6. I wouldn´t say czech people don´t understand slovak but slovak people understand czech… of course we understand czech better, since we have access to books in czech, czech tv stations, films and tv series and everything… it is normal for us, but they don´t have the same access to slovak… but they understand if they want…
    But I can only speak for west of our country anyway, where lot of czech words are used in everyday language, but I think this is not how it works in eastern Slovakia, is it? I think there´s a big difference in language in eastern Slovakia which is quite funny for such a small country 🙂

    But back to czech… The funniest difference between czech and slovak language is this, I think:

    Words Kel, Kapusta, Zelí (Cole, Cabbage, kraut-or sauerkraut)

    slovak Kel (Cole) in czech is called Kapusta(Cabbage) while slovak Kapusta is Zelí
    (this probably doesn´t even make sense in english actually but there´s always so much mess about this words really 😀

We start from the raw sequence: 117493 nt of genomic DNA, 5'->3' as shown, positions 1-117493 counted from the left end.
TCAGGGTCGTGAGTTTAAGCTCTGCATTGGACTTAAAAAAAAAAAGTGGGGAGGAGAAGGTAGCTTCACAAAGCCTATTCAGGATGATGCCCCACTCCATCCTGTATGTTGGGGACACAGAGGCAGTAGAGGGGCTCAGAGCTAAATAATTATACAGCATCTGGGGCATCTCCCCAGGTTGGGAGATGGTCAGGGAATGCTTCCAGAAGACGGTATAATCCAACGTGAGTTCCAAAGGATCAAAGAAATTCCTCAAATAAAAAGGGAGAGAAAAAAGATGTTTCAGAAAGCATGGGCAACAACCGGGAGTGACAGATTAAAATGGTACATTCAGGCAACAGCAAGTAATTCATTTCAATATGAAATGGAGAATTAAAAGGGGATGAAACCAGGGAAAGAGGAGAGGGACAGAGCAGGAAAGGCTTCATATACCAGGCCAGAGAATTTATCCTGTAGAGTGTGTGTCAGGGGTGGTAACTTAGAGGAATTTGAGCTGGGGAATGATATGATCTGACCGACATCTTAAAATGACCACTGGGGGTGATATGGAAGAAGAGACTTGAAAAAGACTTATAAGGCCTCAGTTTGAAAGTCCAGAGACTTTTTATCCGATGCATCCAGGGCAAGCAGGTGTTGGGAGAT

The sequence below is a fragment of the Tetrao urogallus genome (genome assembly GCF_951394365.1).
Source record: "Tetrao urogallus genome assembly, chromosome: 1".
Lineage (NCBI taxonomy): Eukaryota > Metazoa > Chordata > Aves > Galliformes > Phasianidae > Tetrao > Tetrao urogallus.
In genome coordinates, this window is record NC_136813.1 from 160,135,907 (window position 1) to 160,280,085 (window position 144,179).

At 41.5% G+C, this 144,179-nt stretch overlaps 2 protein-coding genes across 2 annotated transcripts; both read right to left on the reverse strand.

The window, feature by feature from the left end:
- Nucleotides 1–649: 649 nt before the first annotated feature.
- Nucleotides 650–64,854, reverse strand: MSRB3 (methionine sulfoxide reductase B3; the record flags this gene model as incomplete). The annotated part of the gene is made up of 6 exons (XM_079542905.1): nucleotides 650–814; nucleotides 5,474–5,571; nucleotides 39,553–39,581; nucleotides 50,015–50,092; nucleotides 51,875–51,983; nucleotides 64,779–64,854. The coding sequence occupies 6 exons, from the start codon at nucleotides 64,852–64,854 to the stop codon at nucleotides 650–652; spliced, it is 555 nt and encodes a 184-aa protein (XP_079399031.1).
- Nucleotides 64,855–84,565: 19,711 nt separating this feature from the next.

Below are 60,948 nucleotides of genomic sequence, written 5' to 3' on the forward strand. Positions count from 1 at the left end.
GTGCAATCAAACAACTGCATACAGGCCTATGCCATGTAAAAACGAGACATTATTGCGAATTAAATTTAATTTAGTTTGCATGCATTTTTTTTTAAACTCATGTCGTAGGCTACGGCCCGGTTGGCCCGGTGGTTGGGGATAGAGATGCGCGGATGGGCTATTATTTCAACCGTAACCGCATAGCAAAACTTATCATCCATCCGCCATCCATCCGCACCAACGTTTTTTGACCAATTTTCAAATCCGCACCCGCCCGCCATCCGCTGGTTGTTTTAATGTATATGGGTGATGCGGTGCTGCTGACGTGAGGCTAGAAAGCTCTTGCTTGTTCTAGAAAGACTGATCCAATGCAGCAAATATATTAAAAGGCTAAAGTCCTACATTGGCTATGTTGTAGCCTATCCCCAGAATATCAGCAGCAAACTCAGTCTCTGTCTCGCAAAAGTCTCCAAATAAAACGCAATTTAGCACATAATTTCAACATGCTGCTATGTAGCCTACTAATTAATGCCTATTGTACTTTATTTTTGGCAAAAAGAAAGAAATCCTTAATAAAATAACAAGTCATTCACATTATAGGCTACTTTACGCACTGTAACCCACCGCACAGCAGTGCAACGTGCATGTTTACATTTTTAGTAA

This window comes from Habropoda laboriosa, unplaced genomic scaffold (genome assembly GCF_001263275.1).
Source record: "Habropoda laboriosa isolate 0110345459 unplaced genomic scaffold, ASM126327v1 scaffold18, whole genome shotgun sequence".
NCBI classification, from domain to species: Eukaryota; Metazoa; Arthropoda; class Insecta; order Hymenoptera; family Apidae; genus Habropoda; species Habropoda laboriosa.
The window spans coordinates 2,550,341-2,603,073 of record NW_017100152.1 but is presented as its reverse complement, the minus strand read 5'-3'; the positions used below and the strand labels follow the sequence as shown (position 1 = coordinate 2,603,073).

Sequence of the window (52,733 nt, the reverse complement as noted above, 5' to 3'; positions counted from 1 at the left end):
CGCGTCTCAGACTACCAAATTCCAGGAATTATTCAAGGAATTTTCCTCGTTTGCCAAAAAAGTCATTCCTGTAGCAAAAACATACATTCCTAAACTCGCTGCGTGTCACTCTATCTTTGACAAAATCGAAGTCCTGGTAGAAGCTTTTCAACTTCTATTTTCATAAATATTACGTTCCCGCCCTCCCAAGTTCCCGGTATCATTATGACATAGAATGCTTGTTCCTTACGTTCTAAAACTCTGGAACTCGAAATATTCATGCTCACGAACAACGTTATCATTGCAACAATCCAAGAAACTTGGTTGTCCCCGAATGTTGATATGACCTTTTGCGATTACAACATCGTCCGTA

Kapusta

    1. I think people in the east do understand czech 🙂 Also, the Czech people do have access to this stuff- but they choose to translate even slovak books to czech, so…that is really weird!

      1. Well, ok the access is not restricted, but the thing is, people from Bohemia (west of CzRep) get in to contact with Slovak language very rarely. As you say, there’re almost no slovak translations of foreign literature there to be seen, and you cannot tune in Slovak TV or Radio broadcast, unless you have a satelite or cable TV. Plus, most of the Slovaks living in CZ assimilate after a while and “give up” speaking they’re language. All in all it’s rather seldom to hear Slovak.

        Fun fact: Czech and Slovak languages are very similar, so similar that it’s rather impossible to find a proper equivalent/comparison of other two languages.. But, I’ve heard from a German who speaks Slovak on like B2/C1 level that it’s very difficult for him to understand Czech :))

        1. Yeah, it is rather uncommon to find Slovaks in the west. Still I think that those who want can find a way to be in touch with the language – it is a pity that the mutual understanding is getting lost!